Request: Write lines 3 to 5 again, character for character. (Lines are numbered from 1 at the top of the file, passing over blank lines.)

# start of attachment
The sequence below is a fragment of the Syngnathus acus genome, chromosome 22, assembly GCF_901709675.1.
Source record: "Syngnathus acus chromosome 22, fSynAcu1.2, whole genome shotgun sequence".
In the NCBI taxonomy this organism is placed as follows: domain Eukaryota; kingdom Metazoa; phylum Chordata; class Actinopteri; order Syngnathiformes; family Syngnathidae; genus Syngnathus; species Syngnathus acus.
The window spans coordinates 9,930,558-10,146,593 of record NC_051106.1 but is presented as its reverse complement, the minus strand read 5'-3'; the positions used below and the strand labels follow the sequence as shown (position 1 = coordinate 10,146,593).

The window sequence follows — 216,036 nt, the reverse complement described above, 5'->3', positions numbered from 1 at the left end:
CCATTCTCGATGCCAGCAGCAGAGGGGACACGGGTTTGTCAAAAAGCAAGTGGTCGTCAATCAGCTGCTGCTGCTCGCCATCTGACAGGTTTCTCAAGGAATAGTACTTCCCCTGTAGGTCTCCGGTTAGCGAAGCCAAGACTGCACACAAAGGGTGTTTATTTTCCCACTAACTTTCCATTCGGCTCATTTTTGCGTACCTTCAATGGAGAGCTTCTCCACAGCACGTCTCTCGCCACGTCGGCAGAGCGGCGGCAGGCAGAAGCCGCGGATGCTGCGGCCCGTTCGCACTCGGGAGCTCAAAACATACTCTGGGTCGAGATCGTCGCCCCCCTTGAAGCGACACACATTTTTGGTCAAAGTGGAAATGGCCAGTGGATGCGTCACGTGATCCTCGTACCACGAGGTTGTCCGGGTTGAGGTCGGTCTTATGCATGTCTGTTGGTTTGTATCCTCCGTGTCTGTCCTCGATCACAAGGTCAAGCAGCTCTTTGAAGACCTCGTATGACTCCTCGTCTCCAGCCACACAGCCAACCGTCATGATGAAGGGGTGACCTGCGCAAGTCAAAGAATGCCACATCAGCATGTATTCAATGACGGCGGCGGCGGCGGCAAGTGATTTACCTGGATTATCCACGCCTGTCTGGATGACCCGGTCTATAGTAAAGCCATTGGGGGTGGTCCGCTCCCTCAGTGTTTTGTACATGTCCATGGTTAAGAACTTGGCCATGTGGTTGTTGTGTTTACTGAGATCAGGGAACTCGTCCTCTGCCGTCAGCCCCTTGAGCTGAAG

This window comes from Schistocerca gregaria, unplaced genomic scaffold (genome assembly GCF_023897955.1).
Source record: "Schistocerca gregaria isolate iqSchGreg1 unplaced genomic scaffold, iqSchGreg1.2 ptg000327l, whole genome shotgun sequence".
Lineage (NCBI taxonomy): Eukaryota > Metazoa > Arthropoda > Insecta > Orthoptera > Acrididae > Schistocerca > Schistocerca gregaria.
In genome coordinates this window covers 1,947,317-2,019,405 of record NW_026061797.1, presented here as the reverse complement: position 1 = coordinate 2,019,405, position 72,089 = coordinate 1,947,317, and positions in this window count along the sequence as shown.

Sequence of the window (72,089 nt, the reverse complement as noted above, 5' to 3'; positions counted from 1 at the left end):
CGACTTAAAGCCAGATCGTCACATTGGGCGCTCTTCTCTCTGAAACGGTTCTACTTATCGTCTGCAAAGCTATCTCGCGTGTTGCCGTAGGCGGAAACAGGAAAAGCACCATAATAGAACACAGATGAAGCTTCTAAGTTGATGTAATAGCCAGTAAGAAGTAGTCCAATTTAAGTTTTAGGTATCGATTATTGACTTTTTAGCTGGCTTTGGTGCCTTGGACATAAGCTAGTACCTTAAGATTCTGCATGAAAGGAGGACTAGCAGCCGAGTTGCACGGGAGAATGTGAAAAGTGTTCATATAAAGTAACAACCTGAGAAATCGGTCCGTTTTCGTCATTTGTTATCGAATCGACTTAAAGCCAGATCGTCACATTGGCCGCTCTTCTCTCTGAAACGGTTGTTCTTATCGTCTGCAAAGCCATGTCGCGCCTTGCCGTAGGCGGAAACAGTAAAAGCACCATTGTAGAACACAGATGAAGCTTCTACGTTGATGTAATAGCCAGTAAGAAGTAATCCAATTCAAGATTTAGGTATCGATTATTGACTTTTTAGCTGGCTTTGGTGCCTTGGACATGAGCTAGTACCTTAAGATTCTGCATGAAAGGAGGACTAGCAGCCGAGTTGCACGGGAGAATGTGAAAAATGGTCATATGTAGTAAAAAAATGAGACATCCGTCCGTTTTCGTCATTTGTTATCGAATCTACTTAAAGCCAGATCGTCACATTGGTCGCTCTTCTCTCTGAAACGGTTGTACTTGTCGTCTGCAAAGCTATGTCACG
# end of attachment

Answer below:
In the NCBI taxonomy this organism is placed as follows: domain Eukaryota; kingdom Metazoa; phylum Chordata; class Actinopteri; order Syngnathiformes; family Syngnathidae; genus Syngnathus; species Syngnathus acus.
The window spans coordinates 9,930,558-10,146,593 of record NC_051106.1 but is presented as its reverse complement, the minus strand read 5'-3'; the positions used below and the strand labels follow the sequence as shown (position 1 = coordinate 10,146,593).

The window sequence follows — 216,036 nt, the reverse complement described above, 5'->3', positions numbered from 1 at the left end: